“I said, ‘What am I signing for?’ He said, ‘Mufflers.’ I politely declined to sign for mufflers. So those were my first two duties on my first day at Columbia College.”
The big time is where you are, because in all those things that I really wanted to get to nationally, I got there from here. I wanted to be able to coach elite players; Got there. I wanted to sit shoulder-to-shoulder with the greats of the game; Got there. From here! And that’s cool. You don’t have to chase it, because it’s all right here.
– Bob Burchard
For a man who has spent his life on the hardwood, Bob Burchard has a thing for concrete – and burying things in it. One instance has its roots in Columbia College’s longstanding rivalry with former American Midwest Conference member McKendree. “They were our fiercest rival – those games were always the biggest, the best. It was just one of those rivalries where we were both good,” Burchard says.
One year, the Cougars were the No. 2 seed in the AMC tournament, and as the No. 1 seed, McKendree was the host. Burchard’s Cougars headed east to Lebanon, Illinois, and won the title on their rival’s home floor. It’s tradition to cut down the nets after winning a championship like that, yet McKendree officials refused to bring out a ladder, so Burchard’s squad improvised. “We got up on each other’s shoulders and cut down the nets.”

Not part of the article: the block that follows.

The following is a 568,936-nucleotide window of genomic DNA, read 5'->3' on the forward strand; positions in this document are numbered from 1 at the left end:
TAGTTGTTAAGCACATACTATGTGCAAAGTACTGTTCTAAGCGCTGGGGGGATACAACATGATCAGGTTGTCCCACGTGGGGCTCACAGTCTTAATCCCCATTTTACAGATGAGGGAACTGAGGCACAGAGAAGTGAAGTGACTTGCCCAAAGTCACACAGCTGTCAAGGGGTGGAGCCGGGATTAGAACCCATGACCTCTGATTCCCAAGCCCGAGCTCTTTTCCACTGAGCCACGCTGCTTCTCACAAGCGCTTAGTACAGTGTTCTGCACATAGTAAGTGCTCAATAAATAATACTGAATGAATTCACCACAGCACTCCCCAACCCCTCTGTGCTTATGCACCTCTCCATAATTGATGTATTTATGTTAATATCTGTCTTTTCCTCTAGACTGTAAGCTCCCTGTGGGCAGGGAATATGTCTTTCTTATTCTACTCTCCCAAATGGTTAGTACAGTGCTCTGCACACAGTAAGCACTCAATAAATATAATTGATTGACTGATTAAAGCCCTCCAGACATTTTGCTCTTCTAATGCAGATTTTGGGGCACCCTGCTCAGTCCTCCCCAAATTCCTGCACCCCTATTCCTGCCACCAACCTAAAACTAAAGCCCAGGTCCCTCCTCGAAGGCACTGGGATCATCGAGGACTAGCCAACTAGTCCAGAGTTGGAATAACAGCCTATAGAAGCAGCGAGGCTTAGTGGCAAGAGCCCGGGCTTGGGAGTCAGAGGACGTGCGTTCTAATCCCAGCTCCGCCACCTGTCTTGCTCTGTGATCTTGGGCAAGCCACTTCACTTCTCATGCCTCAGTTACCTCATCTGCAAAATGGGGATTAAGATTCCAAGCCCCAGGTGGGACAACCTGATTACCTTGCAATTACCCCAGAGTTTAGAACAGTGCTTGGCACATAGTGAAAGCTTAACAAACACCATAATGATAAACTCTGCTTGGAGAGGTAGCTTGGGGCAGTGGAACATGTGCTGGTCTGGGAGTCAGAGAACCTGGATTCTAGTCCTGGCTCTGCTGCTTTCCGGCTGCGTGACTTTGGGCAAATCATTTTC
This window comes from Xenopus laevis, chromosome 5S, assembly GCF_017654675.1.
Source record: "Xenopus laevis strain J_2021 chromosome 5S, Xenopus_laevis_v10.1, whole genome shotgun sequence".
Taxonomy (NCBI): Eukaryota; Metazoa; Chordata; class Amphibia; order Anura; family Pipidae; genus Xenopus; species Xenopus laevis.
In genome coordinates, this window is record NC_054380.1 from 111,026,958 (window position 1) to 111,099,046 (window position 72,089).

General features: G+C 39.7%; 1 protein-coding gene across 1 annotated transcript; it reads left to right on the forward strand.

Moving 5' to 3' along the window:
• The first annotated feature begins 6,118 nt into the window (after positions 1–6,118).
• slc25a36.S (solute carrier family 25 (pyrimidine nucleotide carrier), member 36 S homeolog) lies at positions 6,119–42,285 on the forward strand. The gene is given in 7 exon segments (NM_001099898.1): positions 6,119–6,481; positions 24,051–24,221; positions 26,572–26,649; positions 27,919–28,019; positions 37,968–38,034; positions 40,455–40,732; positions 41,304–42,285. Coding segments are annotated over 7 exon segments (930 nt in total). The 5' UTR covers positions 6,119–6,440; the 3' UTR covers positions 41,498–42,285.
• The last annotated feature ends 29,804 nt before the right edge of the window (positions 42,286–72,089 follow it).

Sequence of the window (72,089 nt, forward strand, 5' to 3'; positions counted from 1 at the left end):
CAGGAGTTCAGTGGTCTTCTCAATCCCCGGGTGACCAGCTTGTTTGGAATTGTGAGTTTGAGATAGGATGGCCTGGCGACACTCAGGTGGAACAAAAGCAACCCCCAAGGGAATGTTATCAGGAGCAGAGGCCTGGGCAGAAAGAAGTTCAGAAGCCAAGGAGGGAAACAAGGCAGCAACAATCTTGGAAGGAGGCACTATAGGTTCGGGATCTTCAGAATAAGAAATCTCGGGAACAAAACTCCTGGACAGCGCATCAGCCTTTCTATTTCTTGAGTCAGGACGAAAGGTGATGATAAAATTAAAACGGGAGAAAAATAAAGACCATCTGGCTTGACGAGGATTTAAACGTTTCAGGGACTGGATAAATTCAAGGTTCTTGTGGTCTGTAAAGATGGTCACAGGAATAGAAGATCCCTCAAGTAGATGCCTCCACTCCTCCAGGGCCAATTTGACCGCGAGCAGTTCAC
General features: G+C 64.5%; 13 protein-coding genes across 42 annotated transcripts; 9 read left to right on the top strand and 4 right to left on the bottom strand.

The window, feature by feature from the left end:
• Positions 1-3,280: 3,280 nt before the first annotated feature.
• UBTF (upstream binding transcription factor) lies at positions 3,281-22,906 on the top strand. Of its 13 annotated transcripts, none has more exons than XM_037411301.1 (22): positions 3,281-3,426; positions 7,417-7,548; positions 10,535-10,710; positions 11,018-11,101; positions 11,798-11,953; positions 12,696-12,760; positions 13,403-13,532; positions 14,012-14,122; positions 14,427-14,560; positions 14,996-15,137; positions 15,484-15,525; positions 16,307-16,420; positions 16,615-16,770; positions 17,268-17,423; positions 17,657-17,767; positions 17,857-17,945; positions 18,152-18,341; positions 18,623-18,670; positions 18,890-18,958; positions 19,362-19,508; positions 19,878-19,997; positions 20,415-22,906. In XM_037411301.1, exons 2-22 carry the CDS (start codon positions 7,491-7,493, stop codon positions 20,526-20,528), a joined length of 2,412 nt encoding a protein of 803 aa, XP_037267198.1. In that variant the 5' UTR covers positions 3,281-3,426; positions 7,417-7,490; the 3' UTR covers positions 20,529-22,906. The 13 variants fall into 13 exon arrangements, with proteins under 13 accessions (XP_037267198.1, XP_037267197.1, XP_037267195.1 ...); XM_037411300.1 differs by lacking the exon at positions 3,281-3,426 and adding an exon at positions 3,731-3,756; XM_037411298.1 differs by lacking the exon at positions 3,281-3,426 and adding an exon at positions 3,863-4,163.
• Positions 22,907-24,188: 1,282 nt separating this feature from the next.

When it was time to expand and renovate the Southwell Complex – it was a brand-new facility when Burchard arrived in 1988 – Burchard hatched an idea.
“I had the nets from that championship in my office, so when they were going to pour the floor for the foyer of Southwell, I got a net and told the guys pouring the concrete, ‘I want you to put this net right here.’ Now, every time you walk into the arena, you’re stepping on McKendree.”
On the northeast side of the Southwell complex, there’s a triangular area of ground formed from the stairwell entrances to the building. As it was taking shape, Burchard kept thinking to himself that something needed to inhabit that space.
Ever since the Burchards moved to Columbia, they enjoyed trips down to the Lake of the Ozarks. On every drive down and back, they passed a shop that had bronze sculptures of various animals, and on every drive down and back, Bob would tell Faye, “You know, one of these days, I’m going to stop in there and see if they have a cougar.”
One of those days, Faye had had enough. “Stop. Pull over,” she said. Bob went into the store and asked the woman at the front if there was any chance she had a cougar sculpture.